17 March 2012

Turn Four Musketry, Act I. . .

General von Tschatschke's Leib (Grand Duchess Sonja's Own) Grenadiers unleash an initial volley on General de Latte's Charging 11th Hussards.

“Ah!  There you are,” said General von Tschatschke to his guest as the latter entered the drawing room in his stocking feet.  “Have a nice rest?

“Oh, my head.  My aching head,” began General de Latte as he listed into the room and sat down gingerly on a damask chair at his side of the gaming able.  “No more brandy for a while I think.  How long was I asleep?”

“Oh, I should think about. . .  31 hours give, or take a few,” von Tschatschke replied with a devilish grin. “Fresh coffee I think,” he added to the butler, who had just entered the drawing room silently and then left again without comment. “Now then, let’s talk about musketry and artillery fire.”

“If we must,” answered de Latte, rubbing his temples.  Von Tschatschke began.

“First, we have my Leib Grenadiers versus your 11th Hussards.  I have 24 grenadiers in the first rank who threw 3D6, scoring a total of 8 casualties.  Blast!  Not as many as I was hoping for.”  Across the table, de Latte brightened.

“Ha, ha!”  he exclaimed,  “ Looks like the game is not quite up for my hussars, eh old lumpy porridge?”  From across the table, von Tscastschke frowned at his guest.

“May we continue?” he asked.  “Thank you.  Next we have my Von Laurenz Musketeers versus your Irish Grenzers in the wood.  Eight of my musketeers are within 12” of the Irish grenzers, so casualties are half the number thrown on a D6.  They rolled a 1, damn their eyes, so no hits at all.”

“And I thought your dice were loaded, old spoon,” chuckled de Latte, his enthusiasm returning slightly.

“Another remark like that, old sugar bowl, and I’ll have you horsewhipped,” replied von Tschatchke.

“Come, come old cow creamer, you’ve become so touchy since your retirement,” replied de Latte

“It’s these blasted red dice, or I’ m losing my touch” von Tschatsche shot back.  “Anyhow, as I was saying, on the matter of my Jager zu Fuss in Eispicke Village versus your  Flickenhoffer Fusiliers, half a dozen of my jagers in are within less than 6” of the left flank of your fusiliers, meaning I can roll only a single D6.  Casualties are the number shown on the die, which comes up a 6, so your men suffer six casualties.  Ha!”  Along his side of the table, General von Tschatschke began a rather staid victory dance as the butler returned with a tray of cups, saucers, and the requested coffee.

“Good Lord!  Von Tschatschke!  Von Tschatschke!" exclaimed de Latte.  "Self control!  Do exercise some self control.  There’s a good man."

“What?  Oh.  Yes.  Of course,” said von Tschtschke and collected himself.  “Have some coffee de Latte.  It’s Sumatran I think.  Bought a boatload of it from some  Dutch merchant I know.  A van Hoegaathet I think his name is.  Or was it van Doudelijk?”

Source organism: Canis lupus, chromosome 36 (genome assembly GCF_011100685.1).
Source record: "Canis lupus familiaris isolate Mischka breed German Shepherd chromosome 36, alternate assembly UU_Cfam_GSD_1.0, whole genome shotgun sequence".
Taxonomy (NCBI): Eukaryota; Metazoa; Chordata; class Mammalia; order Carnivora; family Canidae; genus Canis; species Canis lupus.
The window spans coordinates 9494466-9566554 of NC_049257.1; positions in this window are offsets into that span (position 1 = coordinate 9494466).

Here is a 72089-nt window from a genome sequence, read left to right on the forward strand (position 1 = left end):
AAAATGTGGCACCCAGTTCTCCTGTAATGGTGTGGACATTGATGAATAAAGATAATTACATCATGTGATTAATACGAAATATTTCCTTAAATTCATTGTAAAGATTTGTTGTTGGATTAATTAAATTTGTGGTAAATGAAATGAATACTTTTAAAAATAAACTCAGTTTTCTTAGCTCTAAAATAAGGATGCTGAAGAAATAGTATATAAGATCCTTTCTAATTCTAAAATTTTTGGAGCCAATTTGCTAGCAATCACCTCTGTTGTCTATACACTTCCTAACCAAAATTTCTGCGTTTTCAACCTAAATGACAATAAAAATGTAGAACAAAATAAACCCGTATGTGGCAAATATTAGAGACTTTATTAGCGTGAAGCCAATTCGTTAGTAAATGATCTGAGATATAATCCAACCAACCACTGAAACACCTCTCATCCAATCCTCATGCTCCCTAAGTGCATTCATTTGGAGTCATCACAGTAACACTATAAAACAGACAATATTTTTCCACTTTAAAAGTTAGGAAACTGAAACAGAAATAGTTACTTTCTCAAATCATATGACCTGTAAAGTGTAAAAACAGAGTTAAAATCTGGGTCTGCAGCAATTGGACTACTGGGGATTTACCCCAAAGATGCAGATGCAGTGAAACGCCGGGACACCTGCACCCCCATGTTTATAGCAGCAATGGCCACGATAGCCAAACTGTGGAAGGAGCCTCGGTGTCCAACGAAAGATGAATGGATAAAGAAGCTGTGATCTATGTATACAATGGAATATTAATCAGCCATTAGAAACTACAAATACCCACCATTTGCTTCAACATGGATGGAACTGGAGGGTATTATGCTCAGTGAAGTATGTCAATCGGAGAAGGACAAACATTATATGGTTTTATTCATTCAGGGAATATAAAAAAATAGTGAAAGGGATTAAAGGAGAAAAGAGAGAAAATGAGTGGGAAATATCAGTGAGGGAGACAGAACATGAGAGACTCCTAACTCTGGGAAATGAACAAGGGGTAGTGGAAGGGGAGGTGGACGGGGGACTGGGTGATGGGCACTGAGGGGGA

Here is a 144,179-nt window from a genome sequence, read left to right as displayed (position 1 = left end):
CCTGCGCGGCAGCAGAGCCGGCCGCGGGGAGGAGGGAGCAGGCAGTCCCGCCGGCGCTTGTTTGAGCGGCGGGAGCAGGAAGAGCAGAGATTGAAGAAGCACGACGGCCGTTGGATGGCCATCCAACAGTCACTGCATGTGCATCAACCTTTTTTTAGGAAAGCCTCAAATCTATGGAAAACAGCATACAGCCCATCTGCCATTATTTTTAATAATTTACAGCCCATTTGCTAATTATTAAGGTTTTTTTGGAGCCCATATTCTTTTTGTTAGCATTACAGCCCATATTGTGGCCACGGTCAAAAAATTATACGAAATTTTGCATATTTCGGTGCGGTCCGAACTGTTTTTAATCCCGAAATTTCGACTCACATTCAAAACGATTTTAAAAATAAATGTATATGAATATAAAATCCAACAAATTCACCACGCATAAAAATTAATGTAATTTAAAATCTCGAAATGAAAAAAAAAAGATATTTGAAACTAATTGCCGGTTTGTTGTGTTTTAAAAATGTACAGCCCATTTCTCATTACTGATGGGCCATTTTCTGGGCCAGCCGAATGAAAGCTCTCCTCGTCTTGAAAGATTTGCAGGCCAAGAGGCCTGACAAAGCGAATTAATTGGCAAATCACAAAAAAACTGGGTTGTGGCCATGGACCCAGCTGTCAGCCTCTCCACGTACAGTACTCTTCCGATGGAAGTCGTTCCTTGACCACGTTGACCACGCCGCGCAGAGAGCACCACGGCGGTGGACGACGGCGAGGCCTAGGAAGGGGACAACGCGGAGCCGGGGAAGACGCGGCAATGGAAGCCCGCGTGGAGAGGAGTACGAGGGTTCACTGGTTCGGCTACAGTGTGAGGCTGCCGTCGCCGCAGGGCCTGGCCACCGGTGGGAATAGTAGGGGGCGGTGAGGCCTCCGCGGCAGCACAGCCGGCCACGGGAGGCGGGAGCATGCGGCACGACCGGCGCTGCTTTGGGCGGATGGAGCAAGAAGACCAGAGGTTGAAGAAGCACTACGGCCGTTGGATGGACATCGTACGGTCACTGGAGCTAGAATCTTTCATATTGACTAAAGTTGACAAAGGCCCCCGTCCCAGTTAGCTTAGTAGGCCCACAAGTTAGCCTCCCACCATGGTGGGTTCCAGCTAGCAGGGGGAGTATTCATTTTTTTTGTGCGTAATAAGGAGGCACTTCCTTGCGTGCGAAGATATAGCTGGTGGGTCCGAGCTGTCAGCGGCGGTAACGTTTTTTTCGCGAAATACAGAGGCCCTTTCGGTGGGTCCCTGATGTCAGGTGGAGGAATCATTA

“The game, old trivet, the game, please,” reminded de Latte.

“Of course, of course” answered von Tastchatchke.  “Let’s see.  Oh, yes.  My Jaeger zu Fuss in Eispicke Village versus your Mittau Volunteers.  Five of my jaegers in the village are within 10-12” of your two formed companies of the Mittauers.  They thrown a single D6, halving the results and then halving them again due to the long range at which they are firing, to arrive at the number of hits they inflict.  They roll a 6, which is halved to a 3 and halved again to 1.5.  If we round up, as we agreed to earlier in the game, that is 2 casualties suffered by your Mittauers at the hands of my Jaegers.  Does that sound right to you?”

“My head is spinning,” replied de Latte in a flat tone.  Do total everything up for me.  I’m afraid I am having trouble following your train of thought.”

“That’s because you’re not concentrating my dear de Latte.  You must concentrate.  The key is concentration.   Concentration, I tell you!  Let’s see.  That’s eight hussars, six fusiliers, and two of your Mittauers. . .  Hmmm. . . Looks like you have lost a total of 16 men due to my musketry, old roasting pan.  Hand them over.”

“Now, now, von Tschatschke.  You know that I am perfectly within my rights to count those men as effectives when I return musket fire, and we only remove our respective casualties once your own casualties have been determined,” corrected General de Latte.

“What?  Oh, yes,” General von Tschatschke answered.  “By all means.  Let’s not jump the gun just yet.  Now, which of your units are unleashing fusillades this turn?”

1 comment:

Bluebear Jeff said...

"fusillades" is such a wonderful word . . . and it is delightful to see it used most properly.

Both my dear wife and I love unusual words being used properly.


-- Jeff

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